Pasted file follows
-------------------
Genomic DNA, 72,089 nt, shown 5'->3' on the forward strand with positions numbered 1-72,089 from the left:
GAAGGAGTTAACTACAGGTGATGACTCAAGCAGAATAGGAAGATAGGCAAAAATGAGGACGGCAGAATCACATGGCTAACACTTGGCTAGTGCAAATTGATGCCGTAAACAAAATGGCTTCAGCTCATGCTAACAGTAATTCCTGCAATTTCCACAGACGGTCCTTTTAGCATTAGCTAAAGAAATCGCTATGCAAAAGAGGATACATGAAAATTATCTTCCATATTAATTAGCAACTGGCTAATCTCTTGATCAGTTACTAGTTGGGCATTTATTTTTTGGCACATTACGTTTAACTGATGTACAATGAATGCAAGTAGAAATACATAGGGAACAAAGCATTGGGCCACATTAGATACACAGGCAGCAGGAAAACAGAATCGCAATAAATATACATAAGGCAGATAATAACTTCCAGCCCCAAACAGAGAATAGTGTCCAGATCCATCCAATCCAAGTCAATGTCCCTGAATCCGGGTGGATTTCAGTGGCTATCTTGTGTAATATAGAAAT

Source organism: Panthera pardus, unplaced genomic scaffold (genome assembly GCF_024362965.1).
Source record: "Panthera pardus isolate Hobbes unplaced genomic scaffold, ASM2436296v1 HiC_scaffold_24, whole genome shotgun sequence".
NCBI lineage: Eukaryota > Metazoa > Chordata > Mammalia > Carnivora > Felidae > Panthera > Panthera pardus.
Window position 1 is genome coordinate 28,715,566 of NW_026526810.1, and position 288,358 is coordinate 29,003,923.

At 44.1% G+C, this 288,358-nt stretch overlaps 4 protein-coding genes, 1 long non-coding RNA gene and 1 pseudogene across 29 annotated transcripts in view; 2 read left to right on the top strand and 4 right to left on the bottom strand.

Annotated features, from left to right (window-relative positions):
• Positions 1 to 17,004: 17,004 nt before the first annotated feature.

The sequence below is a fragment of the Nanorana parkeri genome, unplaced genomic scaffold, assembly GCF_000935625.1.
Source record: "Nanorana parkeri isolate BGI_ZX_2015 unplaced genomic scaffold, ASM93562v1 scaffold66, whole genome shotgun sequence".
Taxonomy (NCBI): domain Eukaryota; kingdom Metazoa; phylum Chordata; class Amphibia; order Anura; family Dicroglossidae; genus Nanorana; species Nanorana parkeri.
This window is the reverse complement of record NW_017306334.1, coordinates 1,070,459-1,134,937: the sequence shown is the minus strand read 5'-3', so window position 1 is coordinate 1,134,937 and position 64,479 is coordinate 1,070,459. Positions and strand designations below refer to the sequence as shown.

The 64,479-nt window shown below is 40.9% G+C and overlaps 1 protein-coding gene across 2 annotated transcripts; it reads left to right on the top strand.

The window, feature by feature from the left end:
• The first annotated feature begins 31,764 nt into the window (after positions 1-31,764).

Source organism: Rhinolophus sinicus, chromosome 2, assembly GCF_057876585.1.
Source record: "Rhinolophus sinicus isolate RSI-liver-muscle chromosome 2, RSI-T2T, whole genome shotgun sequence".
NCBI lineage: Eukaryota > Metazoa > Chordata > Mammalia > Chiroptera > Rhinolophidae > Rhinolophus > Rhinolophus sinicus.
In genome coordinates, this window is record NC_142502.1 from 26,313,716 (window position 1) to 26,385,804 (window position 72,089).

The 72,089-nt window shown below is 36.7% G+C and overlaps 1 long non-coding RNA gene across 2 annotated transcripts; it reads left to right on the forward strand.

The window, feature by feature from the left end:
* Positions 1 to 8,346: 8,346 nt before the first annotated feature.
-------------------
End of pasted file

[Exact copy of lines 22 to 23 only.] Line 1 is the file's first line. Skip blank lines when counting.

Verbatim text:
The window, feature by feature from the left end:
* Positions 1 to 8,346: 8,346 nt before the first annotated feature.